#LawyerSuccess with Richard “Dickie” Scruggs…?

#LawyerSuccess with Richard “Dickie” Scruggs…?

Dickie Scruggs may not be the person that you ever want to imitate your career after, we mean, like, ever.  He was convicted of bribing a federal judge, was disbarred and sent to prison.  We agree that part is not exactly a success story.  His real success comes after he was released from prison.  Oxford Magazine wrote an article on his life now, post-prison and scandal. In late 2007 the FBI raided Scruggs’ office, he faced (and was ultimately convicted of) a federal judicial bribery charge.  Not only that, his addiction issues spilled out into the public light during it all. Richard Scruggs has not had an easy road, himself being the largest obstacle at times.  But from the whole negative experience, he says he has learned so many things.  He also states,”I’m happier today than I have ever been before,” how is that possible?  Mr. Scruggs has left the terrible times as far behind in his mind as he can and focused on the future. But there is more than that. He let that difficult time lead him to a better place in his life.  One where he let his family in and started to give back to the community around him. When you have undergone a difficult time, has it made you a better person? Perhaps put you in a better place? We would love for you to share on our Facebook page here. Dickie Scruggs shares one of his favorite quotes from Gone with the Wind:”Until you’ve lost your reputation, you never realize what a burden it was or what freedom really is.”  So no matter what you...
Back to Class: Grammar 101 – are you affected or effected?

Back to Class: Grammar 101 – are you affected or effected?

No matter what school we attended, or how long we attended it, there are some things that we just don’t get right.  Fortunately, these posts will not be examples of mistakes made in physics…   http://cadyreporting.com/cady/wp-content/uploads/2017/07/Fast-Furious.mp4 Bad grammar might not have consequences as physically serious as bad physics but nevertheless, it can make you seem like you don’t know which way the apple falls. Are you effected? No. Do you have an affect? No.  These are 2 words that are continually baffling to most people.  Here is the clearest way I have found to remember them: Effect=Noun (Her testimony had an emotional effect on me.) Affect=Verb (Her testimony affected me emotionally.) As a court reporter, how can you remember that for your transcript?  At Quick and Dirty tips a pneumonic device is recommended: RAVEN – R Affect=Verb Effect=Noun If you are an attorney or paralegal, your briefs, letters, and notes need to be accurate to reflect your level of professionalism.  if you are a court reporter, you need to know which word to put into the record to make an accurate and quality transcript for attorneys and clients.  If you don’t use these terms correctly, the effect of the testimony could be lost.  Obviously, a bad record would be unacceptable from a court reporting firm.  Everyone involved in a case needs a grammatically correct transcript of the proceedings. Don’t let a bad court reporter affect your case – click here to schedule with Cady Reporting...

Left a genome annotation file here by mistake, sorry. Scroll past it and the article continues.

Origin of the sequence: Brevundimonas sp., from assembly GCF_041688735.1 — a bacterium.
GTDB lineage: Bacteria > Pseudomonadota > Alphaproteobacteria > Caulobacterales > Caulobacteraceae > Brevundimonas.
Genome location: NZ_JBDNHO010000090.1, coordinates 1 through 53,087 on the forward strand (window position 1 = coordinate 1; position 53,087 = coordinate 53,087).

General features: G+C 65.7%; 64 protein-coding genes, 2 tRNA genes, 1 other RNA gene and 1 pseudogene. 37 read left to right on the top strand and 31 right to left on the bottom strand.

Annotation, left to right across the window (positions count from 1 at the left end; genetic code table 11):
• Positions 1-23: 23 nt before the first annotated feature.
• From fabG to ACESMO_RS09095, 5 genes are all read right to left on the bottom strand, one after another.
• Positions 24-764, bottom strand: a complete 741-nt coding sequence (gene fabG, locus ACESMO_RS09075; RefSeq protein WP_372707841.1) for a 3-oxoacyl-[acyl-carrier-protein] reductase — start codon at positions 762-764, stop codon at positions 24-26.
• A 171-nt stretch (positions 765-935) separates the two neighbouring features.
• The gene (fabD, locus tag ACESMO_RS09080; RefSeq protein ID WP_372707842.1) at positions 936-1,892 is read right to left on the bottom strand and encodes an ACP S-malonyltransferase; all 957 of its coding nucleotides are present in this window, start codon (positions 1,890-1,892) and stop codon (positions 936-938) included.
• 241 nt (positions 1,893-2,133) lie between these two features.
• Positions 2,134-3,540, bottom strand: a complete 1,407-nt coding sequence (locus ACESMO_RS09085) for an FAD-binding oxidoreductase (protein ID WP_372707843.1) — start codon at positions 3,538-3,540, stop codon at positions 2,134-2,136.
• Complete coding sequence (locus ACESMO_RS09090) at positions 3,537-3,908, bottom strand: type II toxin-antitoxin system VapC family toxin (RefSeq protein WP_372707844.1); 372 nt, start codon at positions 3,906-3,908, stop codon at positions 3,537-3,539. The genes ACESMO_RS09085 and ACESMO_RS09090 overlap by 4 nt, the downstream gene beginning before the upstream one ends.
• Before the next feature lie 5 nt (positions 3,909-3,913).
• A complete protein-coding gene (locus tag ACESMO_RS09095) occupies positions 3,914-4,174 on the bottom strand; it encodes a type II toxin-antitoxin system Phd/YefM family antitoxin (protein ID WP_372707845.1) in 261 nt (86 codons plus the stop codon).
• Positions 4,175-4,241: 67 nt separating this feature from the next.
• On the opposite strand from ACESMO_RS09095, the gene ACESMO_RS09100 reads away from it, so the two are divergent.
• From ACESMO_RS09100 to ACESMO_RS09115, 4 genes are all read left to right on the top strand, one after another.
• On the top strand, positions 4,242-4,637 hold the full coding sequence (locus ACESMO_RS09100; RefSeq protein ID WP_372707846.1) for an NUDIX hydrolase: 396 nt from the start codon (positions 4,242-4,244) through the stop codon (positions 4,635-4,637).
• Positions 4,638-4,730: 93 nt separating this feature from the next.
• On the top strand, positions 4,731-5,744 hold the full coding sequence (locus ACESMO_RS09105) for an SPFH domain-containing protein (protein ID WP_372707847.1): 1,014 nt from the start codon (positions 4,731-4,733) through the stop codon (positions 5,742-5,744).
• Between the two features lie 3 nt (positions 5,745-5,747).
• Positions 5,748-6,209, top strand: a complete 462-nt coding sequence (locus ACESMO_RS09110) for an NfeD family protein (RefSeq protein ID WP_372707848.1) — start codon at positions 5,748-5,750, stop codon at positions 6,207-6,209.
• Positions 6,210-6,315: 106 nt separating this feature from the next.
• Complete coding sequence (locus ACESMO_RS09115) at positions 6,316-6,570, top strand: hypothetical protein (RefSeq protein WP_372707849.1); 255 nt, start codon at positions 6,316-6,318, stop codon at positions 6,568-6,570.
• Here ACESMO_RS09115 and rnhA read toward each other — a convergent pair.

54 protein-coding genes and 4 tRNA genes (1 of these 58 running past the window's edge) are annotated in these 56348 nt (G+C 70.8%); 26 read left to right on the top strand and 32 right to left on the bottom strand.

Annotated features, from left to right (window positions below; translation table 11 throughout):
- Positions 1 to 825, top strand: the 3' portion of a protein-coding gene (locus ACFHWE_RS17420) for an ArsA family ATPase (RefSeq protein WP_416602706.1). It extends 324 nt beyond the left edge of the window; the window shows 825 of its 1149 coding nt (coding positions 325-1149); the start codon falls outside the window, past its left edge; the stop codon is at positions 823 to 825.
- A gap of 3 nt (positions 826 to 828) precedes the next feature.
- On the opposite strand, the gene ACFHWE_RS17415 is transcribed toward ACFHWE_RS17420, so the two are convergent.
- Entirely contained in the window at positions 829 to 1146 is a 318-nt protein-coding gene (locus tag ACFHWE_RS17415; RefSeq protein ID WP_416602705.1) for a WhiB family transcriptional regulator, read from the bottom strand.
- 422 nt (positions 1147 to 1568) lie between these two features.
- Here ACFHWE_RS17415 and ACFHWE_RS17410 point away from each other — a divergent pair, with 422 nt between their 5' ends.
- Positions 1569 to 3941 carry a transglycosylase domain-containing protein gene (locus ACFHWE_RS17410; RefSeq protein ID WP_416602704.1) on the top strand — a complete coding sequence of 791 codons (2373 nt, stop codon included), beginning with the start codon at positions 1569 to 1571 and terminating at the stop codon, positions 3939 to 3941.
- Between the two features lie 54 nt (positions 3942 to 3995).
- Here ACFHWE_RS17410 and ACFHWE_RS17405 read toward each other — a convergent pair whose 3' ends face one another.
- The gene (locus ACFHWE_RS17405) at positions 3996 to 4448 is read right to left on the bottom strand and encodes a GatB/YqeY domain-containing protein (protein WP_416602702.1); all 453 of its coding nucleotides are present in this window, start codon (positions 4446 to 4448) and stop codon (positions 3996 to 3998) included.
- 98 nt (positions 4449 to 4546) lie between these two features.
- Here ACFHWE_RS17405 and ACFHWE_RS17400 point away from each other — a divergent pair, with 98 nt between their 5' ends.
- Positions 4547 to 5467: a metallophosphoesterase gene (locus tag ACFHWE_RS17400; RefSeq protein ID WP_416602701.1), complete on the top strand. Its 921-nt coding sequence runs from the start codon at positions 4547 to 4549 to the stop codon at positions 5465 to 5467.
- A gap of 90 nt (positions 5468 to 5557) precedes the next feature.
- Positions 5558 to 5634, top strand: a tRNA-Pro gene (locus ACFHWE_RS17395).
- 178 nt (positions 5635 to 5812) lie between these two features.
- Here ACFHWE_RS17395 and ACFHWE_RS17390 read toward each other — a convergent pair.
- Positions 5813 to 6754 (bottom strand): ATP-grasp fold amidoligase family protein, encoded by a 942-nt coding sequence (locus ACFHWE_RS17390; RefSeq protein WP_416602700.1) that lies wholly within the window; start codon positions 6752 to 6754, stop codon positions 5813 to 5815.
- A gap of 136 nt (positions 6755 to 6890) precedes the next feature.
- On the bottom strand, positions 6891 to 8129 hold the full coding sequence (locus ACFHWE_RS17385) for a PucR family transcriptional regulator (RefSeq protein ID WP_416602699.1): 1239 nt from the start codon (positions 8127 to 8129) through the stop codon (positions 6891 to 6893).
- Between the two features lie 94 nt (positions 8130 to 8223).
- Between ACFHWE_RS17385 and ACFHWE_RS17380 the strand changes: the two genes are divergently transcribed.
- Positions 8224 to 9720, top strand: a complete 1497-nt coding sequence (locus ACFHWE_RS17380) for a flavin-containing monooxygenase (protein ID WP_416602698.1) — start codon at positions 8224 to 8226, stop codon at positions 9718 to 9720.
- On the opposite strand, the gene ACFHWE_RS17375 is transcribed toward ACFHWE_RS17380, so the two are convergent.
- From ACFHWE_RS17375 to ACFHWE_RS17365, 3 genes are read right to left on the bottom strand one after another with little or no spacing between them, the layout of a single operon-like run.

Definition: Mediation

Definition: Mediation

Mediation is one of several ways to resolve a conflict between two parties.  It is often referred to as ADR or Alternative Dispute Resolution.  Both parties voluntarily agree to come together in front of a neutral party called the mediator.  A mediator’s job is to help both parties settle the disagreement through questions and facilitation of conversation.  They can offer creative solutions as an alternative to solutions the court is unable to provide. In mediation, both sides must agree to mediate. If the other party doesn’t want to work it out this way, a mediation cannot occur.  Even if both sides do agree, there cannot be any laws that need to be ruled on, that ruling needs to be done by a judge.  Once you get into a mediation, one or both sides may not want to compromise or give up any ground whatsoever.  They may not want to even cooperate with you.  If you spend a lot of time formulating a resolution, the other side has an absolute right to disagree with it.  If that happens, the procedure becomes almost worthless because in a mediation both sides must agree to the resolution.  Much of the mediation process depends on the mediator.  When you get a mediator, they may be inexperienced or they may “click” with the clients.  This can make mediation very difficult.  Even if things go as planned and your mediation works out as a win-win for both parties, mediation agreements can have issues with enforceability.  After all of that, mediation might not even save you any time or money.  There are both pros and cons to the mediation...